Amazon E Commerce Case Study

973 Words 4 Pages
The rise of e-commerce cannot be overstated. E-commerce is now a $390 billion dollar market in just the U.S. according to Statista, and has grown at a rate of 17% annually in the past decade. The research company Forrester projects e-commerce to grow to $530 billion by 2020, while Statista is even more bullish, projecting e-commerce to reach more than $684 billion by 2020. Yet e-commerce in Western Europe is growing even faster, with sales projected to reach $191 billion by the final quarter of 2017. Brick and mortar stores are being phased out and squeezed by e-commerce. So who stands to benefit most from this rise in e-commerce? The obvious answer is Amazon (NASDAQ:AMZN). According to Forrester Research, Amazon accounted for roughly 60% …show more content…
Sure, there is almost no barrier to entry in establishing an e-commerce website, but attracting customers and establishing the requisite warehouse infrastructure is a much tougher task. Amazon and Jeff Bezos took a great deal of criticism in past years for its lack of profitability, but a large part of that came from Amazon’s large investment in warehouses and other vital pieces of infrastructure (a quick look at Amazon’s free cash flow shows that to be true). With Amazon Prime now offering free guaranteed two day delivery (and Amazon now experimenting with same-day and even same-hour delivery), why should a consumer choose any other e-commerce market for their needs? Other online marketplaces are being relegated to selling specialty goods—they can’t compete with the efficiency of …show more content…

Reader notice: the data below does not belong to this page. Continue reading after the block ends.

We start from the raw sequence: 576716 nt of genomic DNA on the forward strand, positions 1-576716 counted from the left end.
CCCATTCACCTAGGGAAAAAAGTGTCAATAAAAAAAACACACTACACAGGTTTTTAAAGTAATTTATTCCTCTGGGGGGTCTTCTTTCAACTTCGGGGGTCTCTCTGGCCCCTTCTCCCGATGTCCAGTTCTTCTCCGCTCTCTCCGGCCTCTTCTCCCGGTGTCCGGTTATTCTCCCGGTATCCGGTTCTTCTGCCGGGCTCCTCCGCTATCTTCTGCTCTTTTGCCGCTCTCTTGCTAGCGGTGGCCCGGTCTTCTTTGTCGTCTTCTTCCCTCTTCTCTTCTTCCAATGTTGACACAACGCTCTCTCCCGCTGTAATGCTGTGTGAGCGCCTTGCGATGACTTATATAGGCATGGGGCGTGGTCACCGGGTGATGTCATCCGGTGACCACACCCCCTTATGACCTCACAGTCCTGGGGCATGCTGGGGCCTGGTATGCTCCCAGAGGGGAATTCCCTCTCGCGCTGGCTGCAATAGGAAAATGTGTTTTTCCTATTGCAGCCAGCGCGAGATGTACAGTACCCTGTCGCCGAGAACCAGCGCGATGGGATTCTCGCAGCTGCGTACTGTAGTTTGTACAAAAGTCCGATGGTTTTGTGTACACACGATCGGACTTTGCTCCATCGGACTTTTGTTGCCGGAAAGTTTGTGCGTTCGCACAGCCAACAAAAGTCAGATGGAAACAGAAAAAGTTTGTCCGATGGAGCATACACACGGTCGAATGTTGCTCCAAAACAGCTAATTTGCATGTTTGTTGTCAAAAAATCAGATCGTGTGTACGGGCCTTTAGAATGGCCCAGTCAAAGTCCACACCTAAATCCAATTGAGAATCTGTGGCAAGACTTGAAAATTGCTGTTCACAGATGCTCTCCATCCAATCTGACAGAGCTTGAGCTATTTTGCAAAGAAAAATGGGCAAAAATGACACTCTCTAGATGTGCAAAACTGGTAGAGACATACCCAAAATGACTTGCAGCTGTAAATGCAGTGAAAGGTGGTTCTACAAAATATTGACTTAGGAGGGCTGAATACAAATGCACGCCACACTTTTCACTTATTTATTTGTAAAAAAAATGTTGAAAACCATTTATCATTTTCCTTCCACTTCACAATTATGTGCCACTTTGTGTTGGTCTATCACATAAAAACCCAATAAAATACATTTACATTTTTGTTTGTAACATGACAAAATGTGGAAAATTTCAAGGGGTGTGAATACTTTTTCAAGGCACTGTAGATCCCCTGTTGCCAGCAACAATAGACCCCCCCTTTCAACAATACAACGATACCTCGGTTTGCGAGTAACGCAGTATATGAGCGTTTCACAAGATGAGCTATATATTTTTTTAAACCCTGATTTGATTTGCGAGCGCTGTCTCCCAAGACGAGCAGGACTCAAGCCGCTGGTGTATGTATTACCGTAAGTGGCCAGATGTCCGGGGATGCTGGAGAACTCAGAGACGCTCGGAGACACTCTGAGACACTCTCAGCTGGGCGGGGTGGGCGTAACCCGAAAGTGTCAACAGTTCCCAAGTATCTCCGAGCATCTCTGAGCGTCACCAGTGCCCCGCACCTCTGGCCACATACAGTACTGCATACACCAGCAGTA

alone—an enormously drastic increase from just 19 million users subscribed to the service in June 2014. This rise in Prime users is crucial because Prime users are estimated by CIRP to spend $1,200 dollars per year on the site compared to $500 for non Prime users. The numerous perks of Prime—free shipping, video streaming, e-books, and more—will continue to attract more users and also prevent defections from Amazon to other competitors like Walmart. Amazon is also rumoured to be trying to purchase the rights of live sporting events to attract further Prime users, so it may eventually replace Netflix as the dominate service for those who don’t like to have a traditional cable TV. This is yet another area that Amazon could experience growth in—and why current Prime users will have little incentive to leave to another service.
Amazon is so entrenched as the go-to e-commerce market that Eric Schmidt once remarked that “[Google’s] biggest search competitor is Amazon. People don’t think of Amazon as search, but if you are looking for something to buy, you are more often than not looking for it on Amazon.” He acknowledged “that last year almost a third of people looking to buy something started on Amazon — that’s more than twice the number who went straight to Google.” Schmidt recognizes that Amazon

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